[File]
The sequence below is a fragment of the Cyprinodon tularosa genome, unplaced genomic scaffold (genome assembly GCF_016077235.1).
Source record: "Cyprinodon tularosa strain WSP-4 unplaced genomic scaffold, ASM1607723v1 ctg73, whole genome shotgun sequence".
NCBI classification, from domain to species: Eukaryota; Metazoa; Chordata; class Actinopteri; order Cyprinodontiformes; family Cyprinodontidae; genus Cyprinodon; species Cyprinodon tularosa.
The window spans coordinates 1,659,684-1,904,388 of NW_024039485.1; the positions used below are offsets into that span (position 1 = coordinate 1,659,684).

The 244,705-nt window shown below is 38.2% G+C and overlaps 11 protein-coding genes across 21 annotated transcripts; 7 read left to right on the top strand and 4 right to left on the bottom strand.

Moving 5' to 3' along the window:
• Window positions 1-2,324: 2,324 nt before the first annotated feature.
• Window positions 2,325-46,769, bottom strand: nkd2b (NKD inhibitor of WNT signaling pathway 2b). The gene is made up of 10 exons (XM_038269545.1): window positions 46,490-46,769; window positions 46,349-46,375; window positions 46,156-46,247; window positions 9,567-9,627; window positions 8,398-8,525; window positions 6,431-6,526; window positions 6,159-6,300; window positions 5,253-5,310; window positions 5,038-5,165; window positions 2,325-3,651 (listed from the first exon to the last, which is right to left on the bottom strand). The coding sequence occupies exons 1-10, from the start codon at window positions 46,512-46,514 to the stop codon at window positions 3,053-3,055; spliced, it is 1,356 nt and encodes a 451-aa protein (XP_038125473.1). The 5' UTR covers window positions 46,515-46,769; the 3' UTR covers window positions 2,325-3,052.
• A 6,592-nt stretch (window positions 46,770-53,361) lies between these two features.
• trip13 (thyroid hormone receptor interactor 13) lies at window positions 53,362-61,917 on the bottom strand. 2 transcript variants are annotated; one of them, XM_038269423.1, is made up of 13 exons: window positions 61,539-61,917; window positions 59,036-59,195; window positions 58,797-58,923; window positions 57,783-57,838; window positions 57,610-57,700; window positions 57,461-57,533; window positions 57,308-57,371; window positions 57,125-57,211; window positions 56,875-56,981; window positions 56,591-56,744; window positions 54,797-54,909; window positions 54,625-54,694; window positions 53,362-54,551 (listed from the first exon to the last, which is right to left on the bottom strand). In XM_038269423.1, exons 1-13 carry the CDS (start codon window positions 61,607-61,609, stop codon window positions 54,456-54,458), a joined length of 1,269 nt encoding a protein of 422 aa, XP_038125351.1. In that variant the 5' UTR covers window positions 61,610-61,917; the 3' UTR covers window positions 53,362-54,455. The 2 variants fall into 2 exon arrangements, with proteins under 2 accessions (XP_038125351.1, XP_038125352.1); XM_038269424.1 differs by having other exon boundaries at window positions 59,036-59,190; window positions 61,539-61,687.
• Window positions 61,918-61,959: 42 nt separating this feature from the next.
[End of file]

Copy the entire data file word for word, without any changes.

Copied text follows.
The sequence below is a fragment of the Cyprinodon tularosa genome, unplaced genomic scaffold (genome assembly GCF_016077235.1).
Source record: "Cyprinodon tularosa strain WSP-4 unplaced genomic scaffold, ASM1607723v1 ctg73, whole genome shotgun sequence".
NCBI classification, from domain to species: Eukaryota; Metazoa; Chordata; class Actinopteri; order Cyprinodontiformes; family Cyprinodontidae; genus Cyprinodon; species Cyprinodon tularosa.
The window spans coordinates 1,659,684-1,904,388 of NW_024039485.1; the positions used below are offsets into that span (position 1 = coordinate 1,659,684).

The 244,705-nt window shown below is 38.2% G+C and overlaps 11 protein-coding genes across 21 annotated transcripts; 7 read left to right on the top strand and 4 right to left on the bottom strand.

Moving 5' to 3' along the window:
• Window positions 1-2,324: 2,324 nt before the first annotated feature.
• Window positions 2,325-46,769, bottom strand: nkd2b (NKD inhibitor of WNT signaling pathway 2b). The gene is made up of 10 exons (XM_038269545.1): window positions 46,490-46,769; window positions 46,349-46,375; window positions 46,156-46,247; window positions 9,567-9,627; window positions 8,398-8,525; window positions 6,431-6,526; window positions 6,159-6,300; window positions 5,253-5,310; window positions 5,038-5,165; window positions 2,325-3,651 (listed from the first exon to the last, which is right to left on the bottom strand). The coding sequence occupies exons 1-10, from the start codon at window positions 46,512-46,514 to the stop codon at window positions 3,053-3,055; spliced, it is 1,356 nt and encodes a 451-aa protein (XP_038125473.1). The 5' UTR covers window positions 46,515-46,769; the 3' UTR covers window positions 2,325-3,052.
• A 6,592-nt stretch (window positions 46,770-53,361) lies between these two features.
• trip13 (thyroid hormone receptor interactor 13) lies at window positions 53,362-61,917 on the bottom strand. 2 transcript variants are annotated; one of them, XM_038269423.1, is made up of 13 exons: window positions 61,539-61,917; window positions 59,036-59,195; window positions 58,797-58,923; window positions 57,783-57,838; window positions 57,610-57,700; window positions 57,461-57,533; window positions 57,308-57,371; window positions 57,125-57,211; window positions 56,875-56,981; window positions 56,591-56,744; window positions 54,797-54,909; window positions 54,625-54,694; window positions 53,362-54,551 (listed from the first exon to the last, which is right to left on the bottom strand). In XM_038269423.1, exons 1-13 carry the CDS (start codon window positions 61,607-61,609, stop codon window positions 54,456-54,458), a joined length of 1,269 nt encoding a protein of 422 aa, XP_038125351.1. In that variant the 5' UTR covers window positions 61,610-61,917; the 3' UTR covers window positions 53,362-54,455. The 2 variants fall into 2 exon arrangements, with proteins under 2 accessions (XP_038125351.1, XP_038125352.1); XM_038269424.1 differs by having other exon boundaries at window positions 59,036-59,190; window positions 61,539-61,687.
• Window positions 61,918-61,959: 42 nt separating this feature from the next.